Economist reaction: Five ways the economy will benefit - but a lot left undone in 'responsible' Budget 2019
The Minister has called this a responsible Budget. In many ways he is right, but he is unlikely to get many plaudits from the Irish public, but from an economist's perspective there were positives.
1) The Minister has targeted a balanced budget for 2019 in terms of meeting its EU requirements under the Maastricht Treaty, a prudent move given the number of risks the Irish economy faces over the next number of years, most notably Brexit.
2) He has put money away in the "rainy day fund" and announced positive funding initiatives for the most vulnerable sectors exposed to "Brexit", the SME and agri-food industries
3) Income-tax cuts, albeit modest, should boost disposable income, and lead to increased personal spending in 2019, helping to sustain strong economic growth next year
4) The overall thrust of the Budget should continue to help the labour market, and push the economy closer to full employment
5) The Budget will be well received by financial markets and should keep Ireland's borrowing costs down, crucial at a time when Ireland faces significant bond redemptions over the next couple of years, and will require new funding to offset these payments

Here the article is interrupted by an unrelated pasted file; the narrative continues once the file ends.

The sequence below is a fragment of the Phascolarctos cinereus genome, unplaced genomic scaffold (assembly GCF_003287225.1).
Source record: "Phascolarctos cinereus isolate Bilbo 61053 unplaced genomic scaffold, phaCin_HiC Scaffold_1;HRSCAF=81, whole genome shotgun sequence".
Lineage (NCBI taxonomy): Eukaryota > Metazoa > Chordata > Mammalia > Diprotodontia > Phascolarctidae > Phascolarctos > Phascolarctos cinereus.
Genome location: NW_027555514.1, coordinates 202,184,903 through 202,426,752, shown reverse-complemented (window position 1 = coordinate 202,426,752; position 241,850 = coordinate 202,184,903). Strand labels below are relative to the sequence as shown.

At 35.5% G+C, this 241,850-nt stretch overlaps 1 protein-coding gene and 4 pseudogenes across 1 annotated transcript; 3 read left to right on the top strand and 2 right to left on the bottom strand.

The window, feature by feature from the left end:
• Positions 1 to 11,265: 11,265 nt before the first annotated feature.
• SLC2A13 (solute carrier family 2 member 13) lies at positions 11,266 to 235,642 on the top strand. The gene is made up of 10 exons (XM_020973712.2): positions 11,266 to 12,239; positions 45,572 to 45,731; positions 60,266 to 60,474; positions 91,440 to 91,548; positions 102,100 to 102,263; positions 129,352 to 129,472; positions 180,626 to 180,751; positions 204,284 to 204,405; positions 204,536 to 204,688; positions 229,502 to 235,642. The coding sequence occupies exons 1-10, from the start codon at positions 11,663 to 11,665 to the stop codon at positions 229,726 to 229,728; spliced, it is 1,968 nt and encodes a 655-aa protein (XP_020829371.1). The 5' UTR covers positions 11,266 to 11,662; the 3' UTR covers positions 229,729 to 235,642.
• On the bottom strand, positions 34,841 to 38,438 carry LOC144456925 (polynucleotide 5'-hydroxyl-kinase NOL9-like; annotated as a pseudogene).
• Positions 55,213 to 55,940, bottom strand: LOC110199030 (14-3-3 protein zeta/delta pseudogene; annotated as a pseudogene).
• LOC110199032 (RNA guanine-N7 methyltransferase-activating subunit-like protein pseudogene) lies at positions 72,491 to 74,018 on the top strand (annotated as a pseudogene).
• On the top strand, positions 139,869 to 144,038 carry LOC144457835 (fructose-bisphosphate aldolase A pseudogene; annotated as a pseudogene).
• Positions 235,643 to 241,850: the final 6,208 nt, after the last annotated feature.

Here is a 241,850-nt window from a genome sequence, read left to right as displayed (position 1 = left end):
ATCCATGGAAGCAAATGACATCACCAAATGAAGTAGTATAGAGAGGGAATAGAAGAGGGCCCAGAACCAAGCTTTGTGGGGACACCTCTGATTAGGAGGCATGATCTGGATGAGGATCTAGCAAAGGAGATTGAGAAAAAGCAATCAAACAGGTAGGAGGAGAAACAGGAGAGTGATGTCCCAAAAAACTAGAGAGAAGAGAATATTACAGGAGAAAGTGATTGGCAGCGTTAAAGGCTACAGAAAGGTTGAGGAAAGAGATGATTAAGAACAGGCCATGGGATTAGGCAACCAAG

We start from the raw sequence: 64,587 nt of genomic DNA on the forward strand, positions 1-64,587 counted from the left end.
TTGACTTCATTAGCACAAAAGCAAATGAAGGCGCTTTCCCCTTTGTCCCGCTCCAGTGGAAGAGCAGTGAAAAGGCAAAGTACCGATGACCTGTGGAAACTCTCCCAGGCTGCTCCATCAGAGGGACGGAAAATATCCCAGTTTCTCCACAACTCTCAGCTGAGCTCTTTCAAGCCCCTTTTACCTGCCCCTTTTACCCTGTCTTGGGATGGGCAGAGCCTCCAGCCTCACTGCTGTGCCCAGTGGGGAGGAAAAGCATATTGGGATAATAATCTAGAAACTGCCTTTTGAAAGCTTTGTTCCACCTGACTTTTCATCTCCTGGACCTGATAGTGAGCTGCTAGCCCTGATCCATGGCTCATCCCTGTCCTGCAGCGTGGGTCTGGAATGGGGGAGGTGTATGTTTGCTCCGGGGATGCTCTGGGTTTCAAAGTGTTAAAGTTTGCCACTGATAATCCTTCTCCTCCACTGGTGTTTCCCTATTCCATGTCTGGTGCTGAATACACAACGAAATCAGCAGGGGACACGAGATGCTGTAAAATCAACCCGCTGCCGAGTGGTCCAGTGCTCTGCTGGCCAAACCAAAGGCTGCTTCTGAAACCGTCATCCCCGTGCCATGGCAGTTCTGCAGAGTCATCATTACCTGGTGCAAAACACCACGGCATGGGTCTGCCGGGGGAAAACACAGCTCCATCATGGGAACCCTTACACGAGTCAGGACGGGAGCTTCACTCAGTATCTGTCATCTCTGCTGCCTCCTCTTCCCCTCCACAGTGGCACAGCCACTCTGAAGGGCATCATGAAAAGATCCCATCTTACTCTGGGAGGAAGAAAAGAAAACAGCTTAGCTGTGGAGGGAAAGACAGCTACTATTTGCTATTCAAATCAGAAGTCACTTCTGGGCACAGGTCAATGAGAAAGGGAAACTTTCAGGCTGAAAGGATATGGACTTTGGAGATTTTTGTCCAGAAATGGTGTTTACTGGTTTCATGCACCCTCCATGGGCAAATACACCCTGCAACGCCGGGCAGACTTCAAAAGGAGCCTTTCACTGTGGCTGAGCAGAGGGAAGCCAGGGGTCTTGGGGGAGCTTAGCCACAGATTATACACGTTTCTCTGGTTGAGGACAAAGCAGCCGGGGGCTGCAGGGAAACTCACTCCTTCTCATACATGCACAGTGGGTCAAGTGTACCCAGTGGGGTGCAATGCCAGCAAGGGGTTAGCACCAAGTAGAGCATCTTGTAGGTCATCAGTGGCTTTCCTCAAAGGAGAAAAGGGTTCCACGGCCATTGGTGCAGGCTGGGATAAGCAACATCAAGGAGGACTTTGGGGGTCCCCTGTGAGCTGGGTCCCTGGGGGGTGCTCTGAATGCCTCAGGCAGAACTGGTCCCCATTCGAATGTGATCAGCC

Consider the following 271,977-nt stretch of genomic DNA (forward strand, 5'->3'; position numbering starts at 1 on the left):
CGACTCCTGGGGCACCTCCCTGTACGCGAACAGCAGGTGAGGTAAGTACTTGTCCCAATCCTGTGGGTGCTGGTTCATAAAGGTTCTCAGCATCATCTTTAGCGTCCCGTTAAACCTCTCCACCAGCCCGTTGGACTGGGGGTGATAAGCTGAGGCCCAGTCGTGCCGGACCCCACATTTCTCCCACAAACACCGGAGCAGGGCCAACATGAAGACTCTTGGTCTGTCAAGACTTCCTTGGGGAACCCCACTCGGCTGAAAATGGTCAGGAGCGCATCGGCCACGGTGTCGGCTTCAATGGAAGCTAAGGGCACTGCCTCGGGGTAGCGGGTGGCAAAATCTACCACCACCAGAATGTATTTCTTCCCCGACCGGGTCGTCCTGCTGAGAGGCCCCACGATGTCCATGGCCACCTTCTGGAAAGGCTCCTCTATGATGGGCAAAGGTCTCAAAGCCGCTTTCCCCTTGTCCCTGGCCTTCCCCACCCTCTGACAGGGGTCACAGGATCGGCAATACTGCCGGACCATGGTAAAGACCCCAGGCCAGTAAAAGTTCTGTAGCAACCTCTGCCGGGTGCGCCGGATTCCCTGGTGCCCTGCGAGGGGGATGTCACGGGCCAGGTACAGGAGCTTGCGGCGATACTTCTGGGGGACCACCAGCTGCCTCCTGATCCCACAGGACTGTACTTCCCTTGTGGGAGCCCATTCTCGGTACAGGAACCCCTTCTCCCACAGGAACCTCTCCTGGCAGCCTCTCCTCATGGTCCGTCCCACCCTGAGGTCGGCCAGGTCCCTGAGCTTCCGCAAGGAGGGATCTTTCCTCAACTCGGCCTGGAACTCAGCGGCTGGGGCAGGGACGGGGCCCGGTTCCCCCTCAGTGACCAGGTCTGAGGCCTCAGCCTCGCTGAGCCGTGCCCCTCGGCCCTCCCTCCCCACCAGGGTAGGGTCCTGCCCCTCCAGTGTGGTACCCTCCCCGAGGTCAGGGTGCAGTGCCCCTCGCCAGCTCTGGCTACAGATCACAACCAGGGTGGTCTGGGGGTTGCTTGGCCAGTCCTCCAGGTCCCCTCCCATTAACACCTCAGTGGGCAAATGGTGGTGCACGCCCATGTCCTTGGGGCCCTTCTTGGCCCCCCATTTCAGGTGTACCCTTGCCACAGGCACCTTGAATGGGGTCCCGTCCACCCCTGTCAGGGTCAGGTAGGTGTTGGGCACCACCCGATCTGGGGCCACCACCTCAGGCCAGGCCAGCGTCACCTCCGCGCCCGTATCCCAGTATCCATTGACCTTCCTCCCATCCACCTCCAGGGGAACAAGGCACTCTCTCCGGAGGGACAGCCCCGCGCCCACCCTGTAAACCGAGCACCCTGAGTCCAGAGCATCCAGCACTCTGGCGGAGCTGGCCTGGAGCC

Of course there are many who will say that the Minister didn't do enough on any aspect:
1) He didn't cut personal taxes enough
2) He didn't raise social welfare payments enough
3) He didn't do enough to address the housing problem
4) He let the tourism sector take the brunt of the increase in taxes
5) He chickened out as regards carbon taxes
6) He didn't put enough away in the rainy day fund
7) He didn't target a budget surplus given the strength of the economy
And so on and so.....
Let's get real here. This was never going to be a dramatic Budget. The Minister was always going to play it relatively safe given all the uncertainties the Irish economy faces over the next few years, most notably Brexit.